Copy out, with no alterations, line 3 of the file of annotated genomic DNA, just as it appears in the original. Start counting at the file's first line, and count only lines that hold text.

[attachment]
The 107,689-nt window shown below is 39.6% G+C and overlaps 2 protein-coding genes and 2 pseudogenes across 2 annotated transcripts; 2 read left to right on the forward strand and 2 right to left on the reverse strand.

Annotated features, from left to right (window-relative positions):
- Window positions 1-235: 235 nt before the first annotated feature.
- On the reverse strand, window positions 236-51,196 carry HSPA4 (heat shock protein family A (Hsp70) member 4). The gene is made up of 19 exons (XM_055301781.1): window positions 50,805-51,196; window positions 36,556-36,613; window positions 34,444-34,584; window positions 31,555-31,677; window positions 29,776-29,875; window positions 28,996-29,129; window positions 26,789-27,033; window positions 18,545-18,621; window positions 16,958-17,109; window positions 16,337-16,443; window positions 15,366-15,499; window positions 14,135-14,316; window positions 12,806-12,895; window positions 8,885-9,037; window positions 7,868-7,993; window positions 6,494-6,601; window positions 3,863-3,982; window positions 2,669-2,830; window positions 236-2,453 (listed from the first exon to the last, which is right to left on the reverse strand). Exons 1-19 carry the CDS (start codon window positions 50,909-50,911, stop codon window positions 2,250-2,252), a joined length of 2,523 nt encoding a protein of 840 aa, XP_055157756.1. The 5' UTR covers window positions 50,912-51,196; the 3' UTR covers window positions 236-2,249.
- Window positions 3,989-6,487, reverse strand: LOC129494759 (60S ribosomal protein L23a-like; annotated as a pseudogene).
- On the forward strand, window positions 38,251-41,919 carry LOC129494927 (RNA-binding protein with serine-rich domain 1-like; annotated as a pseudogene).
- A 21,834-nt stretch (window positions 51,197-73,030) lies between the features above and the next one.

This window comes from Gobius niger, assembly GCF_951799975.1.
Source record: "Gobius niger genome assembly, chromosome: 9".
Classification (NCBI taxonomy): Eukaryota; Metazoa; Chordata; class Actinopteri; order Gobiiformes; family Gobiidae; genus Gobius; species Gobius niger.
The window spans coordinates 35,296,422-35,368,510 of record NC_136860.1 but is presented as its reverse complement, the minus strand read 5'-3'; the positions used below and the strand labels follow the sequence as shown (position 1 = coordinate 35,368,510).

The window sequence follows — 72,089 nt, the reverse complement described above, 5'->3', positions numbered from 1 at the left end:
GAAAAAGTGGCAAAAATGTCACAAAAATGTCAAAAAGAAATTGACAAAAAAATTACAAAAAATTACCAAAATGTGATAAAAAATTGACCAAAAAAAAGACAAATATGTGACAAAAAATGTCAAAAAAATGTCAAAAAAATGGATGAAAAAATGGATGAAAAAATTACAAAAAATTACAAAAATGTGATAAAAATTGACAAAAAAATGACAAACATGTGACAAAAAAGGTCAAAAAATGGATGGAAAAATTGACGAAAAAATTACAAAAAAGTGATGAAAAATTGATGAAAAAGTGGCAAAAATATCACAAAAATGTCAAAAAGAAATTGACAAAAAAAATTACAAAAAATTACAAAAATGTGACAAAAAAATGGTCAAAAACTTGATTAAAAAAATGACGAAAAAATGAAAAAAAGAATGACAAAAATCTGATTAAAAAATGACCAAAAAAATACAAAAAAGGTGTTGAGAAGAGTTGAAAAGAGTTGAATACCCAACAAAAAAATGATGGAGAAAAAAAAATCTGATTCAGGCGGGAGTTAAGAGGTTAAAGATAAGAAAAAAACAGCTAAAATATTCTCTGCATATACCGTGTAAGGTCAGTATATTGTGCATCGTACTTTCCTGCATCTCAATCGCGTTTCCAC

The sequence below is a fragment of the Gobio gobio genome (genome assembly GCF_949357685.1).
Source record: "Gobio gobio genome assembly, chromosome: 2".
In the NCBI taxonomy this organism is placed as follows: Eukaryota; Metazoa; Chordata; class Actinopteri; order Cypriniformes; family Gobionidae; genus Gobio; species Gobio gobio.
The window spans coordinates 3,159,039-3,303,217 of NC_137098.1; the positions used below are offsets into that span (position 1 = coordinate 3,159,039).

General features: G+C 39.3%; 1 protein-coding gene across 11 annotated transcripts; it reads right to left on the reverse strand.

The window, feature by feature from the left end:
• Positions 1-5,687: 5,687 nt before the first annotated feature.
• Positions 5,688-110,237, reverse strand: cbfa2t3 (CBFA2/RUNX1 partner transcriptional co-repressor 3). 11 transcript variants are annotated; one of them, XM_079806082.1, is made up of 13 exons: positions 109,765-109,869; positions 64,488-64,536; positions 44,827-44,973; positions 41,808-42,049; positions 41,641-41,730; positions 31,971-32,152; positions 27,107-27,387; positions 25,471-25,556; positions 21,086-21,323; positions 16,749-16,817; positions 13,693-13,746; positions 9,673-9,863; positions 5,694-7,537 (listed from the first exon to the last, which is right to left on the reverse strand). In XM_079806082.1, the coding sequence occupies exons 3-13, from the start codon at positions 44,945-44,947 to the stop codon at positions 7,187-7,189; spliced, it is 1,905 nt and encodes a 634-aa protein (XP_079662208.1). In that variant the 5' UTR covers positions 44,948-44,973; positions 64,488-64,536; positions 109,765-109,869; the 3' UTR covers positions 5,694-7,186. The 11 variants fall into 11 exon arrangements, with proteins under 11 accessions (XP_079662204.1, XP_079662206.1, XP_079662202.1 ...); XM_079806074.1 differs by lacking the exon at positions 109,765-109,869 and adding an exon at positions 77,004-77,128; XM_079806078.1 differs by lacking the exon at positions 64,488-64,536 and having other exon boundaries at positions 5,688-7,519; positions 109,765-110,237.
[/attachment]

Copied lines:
- Window positions 1-235: 235 nt before the first annotated feature.